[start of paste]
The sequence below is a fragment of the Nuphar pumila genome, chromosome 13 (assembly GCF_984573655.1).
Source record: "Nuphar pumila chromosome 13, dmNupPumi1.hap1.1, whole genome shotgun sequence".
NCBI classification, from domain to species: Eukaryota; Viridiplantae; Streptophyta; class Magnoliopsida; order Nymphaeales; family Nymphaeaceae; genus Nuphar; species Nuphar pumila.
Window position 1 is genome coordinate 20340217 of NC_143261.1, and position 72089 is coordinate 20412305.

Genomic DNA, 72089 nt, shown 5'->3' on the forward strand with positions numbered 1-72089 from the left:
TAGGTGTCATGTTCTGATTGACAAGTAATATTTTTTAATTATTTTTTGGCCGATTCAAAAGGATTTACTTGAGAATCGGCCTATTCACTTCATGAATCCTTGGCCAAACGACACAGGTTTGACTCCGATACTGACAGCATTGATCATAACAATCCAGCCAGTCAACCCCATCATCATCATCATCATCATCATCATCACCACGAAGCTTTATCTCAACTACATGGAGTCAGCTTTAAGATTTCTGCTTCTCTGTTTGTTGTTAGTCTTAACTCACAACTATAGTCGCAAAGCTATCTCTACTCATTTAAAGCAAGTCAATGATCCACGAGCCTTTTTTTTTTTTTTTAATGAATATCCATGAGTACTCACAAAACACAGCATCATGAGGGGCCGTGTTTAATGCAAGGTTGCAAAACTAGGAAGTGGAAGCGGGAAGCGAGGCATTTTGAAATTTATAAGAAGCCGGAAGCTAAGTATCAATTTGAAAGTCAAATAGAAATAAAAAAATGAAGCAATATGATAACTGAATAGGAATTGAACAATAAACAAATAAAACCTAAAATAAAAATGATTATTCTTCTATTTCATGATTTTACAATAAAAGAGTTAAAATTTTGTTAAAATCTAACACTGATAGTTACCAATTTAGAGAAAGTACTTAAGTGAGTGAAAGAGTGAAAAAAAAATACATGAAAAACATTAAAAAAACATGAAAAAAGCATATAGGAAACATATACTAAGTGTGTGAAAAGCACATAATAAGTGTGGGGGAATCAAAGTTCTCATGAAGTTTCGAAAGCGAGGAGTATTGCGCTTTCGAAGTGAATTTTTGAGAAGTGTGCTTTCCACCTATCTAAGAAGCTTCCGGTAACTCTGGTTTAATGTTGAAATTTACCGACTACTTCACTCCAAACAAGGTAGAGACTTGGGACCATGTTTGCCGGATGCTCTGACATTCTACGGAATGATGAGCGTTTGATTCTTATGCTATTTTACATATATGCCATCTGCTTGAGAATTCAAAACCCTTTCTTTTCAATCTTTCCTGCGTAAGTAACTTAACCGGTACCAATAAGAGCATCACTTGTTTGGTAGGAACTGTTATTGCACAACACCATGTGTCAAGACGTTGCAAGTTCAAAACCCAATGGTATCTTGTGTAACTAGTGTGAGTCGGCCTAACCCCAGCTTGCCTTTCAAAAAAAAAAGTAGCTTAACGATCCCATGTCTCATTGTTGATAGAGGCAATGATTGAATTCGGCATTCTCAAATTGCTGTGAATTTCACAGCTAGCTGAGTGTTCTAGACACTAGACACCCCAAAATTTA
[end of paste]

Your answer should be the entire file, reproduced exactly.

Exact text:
The sequence below is a fragment of the Nuphar pumila genome, chromosome 13 (assembly GCF_984573655.1).
Source record: "Nuphar pumila chromosome 13, dmNupPumi1.hap1.1, whole genome shotgun sequence".
NCBI classification, from domain to species: Eukaryota; Viridiplantae; Streptophyta; class Magnoliopsida; order Nymphaeales; family Nymphaeaceae; genus Nuphar; species Nuphar pumila.
Window position 1 is genome coordinate 20340217 of NC_143261.1, and position 72089 is coordinate 20412305.

Genomic DNA, 72089 nt, shown 5'->3' on the forward strand with positions numbered 1-72089 from the left:
TAGGTGTCATGTTCTGATTGACAAGTAATATTTTTTAATTATTTTTTGGCCGATTCAAAAGGATTTACTTGAGAATCGGCCTATTCACTTCATGAATCCTTGGCCAAACGACACAGGTTTGACTCCGATACTGACAGCATTGATCATAACAATCCAGCCAGTCAACCCCATCATCATCATCATCATCATCATCATCACCACGAAGCTTTATCTCAACTACATGGAGTCAGCTTTAAGATTTCTGCTTCTCTGTTTGTTGTTAGTCTTAACTCACAACTATAGTCGCAAAGCTATCTCTACTCATTTAAAGCAAGTCAATGATCCACGAGCCTTTTTTTTTTTTTTTAATGAATATCCATGAGTACTCACAAAACACAGCATCATGAGGGGCCGTGTTTAATGCAAGGTTGCAAAACTAGGAAGTGGAAGCGGGAAGCGAGGCATTTTGAAATTTATAAGAAGCCGGAAGCTAAGTATCAATTTGAAAGTCAAATAGAAATAAAAAAATGAAGCAATATGATAACTGAATAGGAATTGAACAATAAACAAATAAAACCTAAAATAAAAATGATTATTCTTCTATTTCATGATTTTACAATAAAAGAGTTAAAATTTTGTTAAAATCTAACACTGATAGTTACCAATTTAGAGAAAGTACTTAAGTGAGTGAAAGAGTGAAAAAAAAATACATGAAAAACATTAAAAAAACATGAAAAAAGCATATAGGAAACATATACTAAGTGTGTGAAAAGCACATAATAAGTGTGGGGGAATCAAAGTTCTCATGAAGTTTCGAAAGCGAGGAGTATTGCGCTTTCGAAGTGAATTTTTGAGAAGTGTGCTTTCCACCTATCTAAGAAGCTTCCGGTAACTCTGGTTTAATGTTGAAATTTACCGACTACTTCACTCCAAACAAGGTAGAGACTTGGGACCATGTTTGCCGGATGCTCTGACATTCTACGGAATGATGAGCGTTTGATTCTTATGCTATTTTACATATATGCCATCTGCTTGAGAATTCAAAACCCTTTCTTTTCAATCTTTCCTGCGTAAGTAACTTAACCGGTACCAATAAGAGCATCACTTGTTTGGTAGGAACTGTTATTGCACAACACCATGTGTCAAGACGTTGCAAGTTCAAAACCCAATGGTATCTTGTGTAACTAGTGTGAGTCGGCCTAACCCCAGCTTGCCTTTCAAAAAAAAAAGTAGCTTAACGATCCCATGTCTCATTGTTGATAGAGGCAATGATTGAATTCGGCATTCTCAAATTGCTGTGAATTTCACAGCTAGCTGAGTGTTCTAGACACTAGACACCCCAAAATTTA